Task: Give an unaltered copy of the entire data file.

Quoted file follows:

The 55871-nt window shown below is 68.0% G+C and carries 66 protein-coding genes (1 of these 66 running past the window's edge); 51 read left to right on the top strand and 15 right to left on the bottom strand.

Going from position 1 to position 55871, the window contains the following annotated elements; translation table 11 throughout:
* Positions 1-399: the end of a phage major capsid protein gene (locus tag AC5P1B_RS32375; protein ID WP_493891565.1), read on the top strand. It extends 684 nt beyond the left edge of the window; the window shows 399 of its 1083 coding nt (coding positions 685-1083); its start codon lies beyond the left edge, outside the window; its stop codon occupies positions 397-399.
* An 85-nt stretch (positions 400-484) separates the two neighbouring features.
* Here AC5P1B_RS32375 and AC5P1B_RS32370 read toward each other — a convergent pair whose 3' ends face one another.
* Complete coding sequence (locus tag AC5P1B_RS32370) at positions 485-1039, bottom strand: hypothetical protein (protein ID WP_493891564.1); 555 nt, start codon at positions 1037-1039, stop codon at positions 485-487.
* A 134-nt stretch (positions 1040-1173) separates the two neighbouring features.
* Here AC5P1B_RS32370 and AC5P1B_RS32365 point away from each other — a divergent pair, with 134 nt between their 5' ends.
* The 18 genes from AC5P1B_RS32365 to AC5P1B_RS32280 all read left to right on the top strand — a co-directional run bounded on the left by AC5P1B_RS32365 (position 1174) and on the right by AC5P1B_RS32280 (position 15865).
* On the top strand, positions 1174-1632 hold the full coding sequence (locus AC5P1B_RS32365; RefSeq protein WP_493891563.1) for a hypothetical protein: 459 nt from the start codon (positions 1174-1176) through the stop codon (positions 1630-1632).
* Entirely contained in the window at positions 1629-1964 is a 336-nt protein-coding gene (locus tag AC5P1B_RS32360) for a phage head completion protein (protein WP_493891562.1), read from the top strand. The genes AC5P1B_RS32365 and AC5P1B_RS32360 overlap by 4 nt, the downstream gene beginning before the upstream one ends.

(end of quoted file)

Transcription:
The 55871-nt window shown below is 68.0% G+C and carries 66 protein-coding genes (1 of these 66 running past the window's edge); 51 read left to right on the top strand and 15 right to left on the bottom strand.

Going from position 1 to position 55871, the window contains the following annotated elements; translation table 11 throughout:
* Positions 1-399: the end of a phage major capsid protein gene (locus tag AC5P1B_RS32375; protein ID WP_493891565.1), read on the top strand. It extends 684 nt beyond the left edge of the window; the window shows 399 of its 1083 coding nt (coding positions 685-1083); its start codon lies beyond the left edge, outside the window; its stop codon occupies positions 397-399.
* An 85-nt stretch (positions 400-484) separates the two neighbouring features.
* Here AC5P1B_RS32375 and AC5P1B_RS32370 read toward each other — a convergent pair whose 3' ends face one another.
* Complete coding sequence (locus tag AC5P1B_RS32370) at positions 485-1039, bottom strand: hypothetical protein (protein ID WP_493891564.1); 555 nt, start codon at positions 1037-1039, stop codon at positions 485-487.
* A 134-nt stretch (positions 1040-1173) separates the two neighbouring features.
* Here AC5P1B_RS32370 and AC5P1B_RS32365 point away from each other — a divergent pair, with 134 nt between their 5' ends.
* The 18 genes from AC5P1B_RS32365 to AC5P1B_RS32280 all read left to right on the top strand — a co-directional run bounded on the left by AC5P1B_RS32365 (position 1174) and on the right by AC5P1B_RS32280 (position 15865).
* On the top strand, positions 1174-1632 hold the full coding sequence (locus AC5P1B_RS32365; RefSeq protein WP_493891563.1) for a hypothetical protein: 459 nt from the start codon (positions 1174-1176) through the stop codon (positions 1630-1632).
* Entirely contained in the window at positions 1629-1964 is a 336-nt protein-coding gene (locus tag AC5P1B_RS32360) for a phage head completion protein (protein WP_493891562.1), read from the top strand. The genes AC5P1B_RS32365 and AC5P1B_RS32360 overlap by 4 nt, the downstream gene beginning before the upstream one ends.